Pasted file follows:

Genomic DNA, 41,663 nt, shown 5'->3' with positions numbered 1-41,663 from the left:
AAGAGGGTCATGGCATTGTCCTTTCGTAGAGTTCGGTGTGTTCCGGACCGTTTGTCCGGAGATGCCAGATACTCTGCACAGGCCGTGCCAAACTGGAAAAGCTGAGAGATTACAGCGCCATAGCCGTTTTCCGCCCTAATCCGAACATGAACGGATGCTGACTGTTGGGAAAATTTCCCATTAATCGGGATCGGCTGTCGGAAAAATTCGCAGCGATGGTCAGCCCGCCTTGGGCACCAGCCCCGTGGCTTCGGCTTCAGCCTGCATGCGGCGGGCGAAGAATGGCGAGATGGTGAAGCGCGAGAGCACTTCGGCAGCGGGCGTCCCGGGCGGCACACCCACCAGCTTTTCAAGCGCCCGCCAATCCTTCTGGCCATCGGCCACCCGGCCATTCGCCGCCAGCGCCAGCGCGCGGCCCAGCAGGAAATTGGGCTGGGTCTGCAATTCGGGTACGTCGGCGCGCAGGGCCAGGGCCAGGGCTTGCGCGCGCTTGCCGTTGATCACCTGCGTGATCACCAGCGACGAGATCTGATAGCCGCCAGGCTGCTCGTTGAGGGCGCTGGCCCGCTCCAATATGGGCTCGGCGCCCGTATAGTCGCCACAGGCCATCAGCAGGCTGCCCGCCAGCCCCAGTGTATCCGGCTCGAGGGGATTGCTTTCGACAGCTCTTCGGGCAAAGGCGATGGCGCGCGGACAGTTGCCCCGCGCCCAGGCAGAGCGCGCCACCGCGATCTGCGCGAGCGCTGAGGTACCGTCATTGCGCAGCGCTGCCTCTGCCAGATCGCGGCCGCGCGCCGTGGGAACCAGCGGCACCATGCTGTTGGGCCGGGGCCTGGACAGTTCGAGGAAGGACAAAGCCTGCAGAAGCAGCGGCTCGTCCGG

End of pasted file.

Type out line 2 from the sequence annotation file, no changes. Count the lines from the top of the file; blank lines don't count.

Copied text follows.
AAGAGGGTCATGGCATTGTCCTTTCGTAGAGTTCGGTGTGTTCCGGACCGTTTGTCCGGAGATGCCAGATACTCTGCACAGGCCGTGCCAAACTGGAAAAGCTGAGAGATTACAGCGCCATAGCCGTTTTCCGCCCTAATCCGAACATGAACGGATGCTGACTGTTGGGAAAATTTCCCATTAATCGGGATCGGCTGTCGGAAAAATTCGCAGCGATGGTCAGCCCGCCTTGGGCACCAGCCCCGTGGCTTCGGCTTCAGCCTGCATGCGGCGGGCGAAGAATGGCGAGATGGTGAAGCGCGAGAGCACTTCGGCAGCGGGCGTCCCGGGCGGCACACCCACCAGCTTTTCAAGCGCCCGCCAATCCTTCTGGCCATCGGCCACCCGGCCATTCGCCGCCAGCGCCAGCGCGCGGCCCAGCAGGAAATTGGGCTGGGTCTGCAATTCGGGTACGTCGGCGCGCAGGGCCAGGGCCAGGGCTTGCGCGCGCTTGCCGTTGATCACCTGCGTGATCACCAGCGACGAGATCTGATAGCCGCCAGGCTGCTCGTTGAGGGCGCTGGCCCGCTCCAATATGGGCTCGGCGCCCGTATAGTCGCCACAGGCCATCAGCAGGCTGCCCGCCAGCCCCAGTGTATCCGGCTCGAGGGGATTGCTTTCGACAGCTCTTCGGGCAAAGGCGATGGCGCGCGGACAGTTGCCCCGCGCCCAGGCAGAGCGCGCCACCGCGATCTGCGCGAGCGCTGAGGTACCGTCATTGCGCAGCGCTGCCTCTGCCAGATCGCGGCCGCGCGCCGTGGGAACCAGCGGCACCATGCTGTTGGGCCGGGGCCTGGACAGTTCGAGGAAGGACAAAGCCTGCAGAAGCAGCGGCTCGTCCGG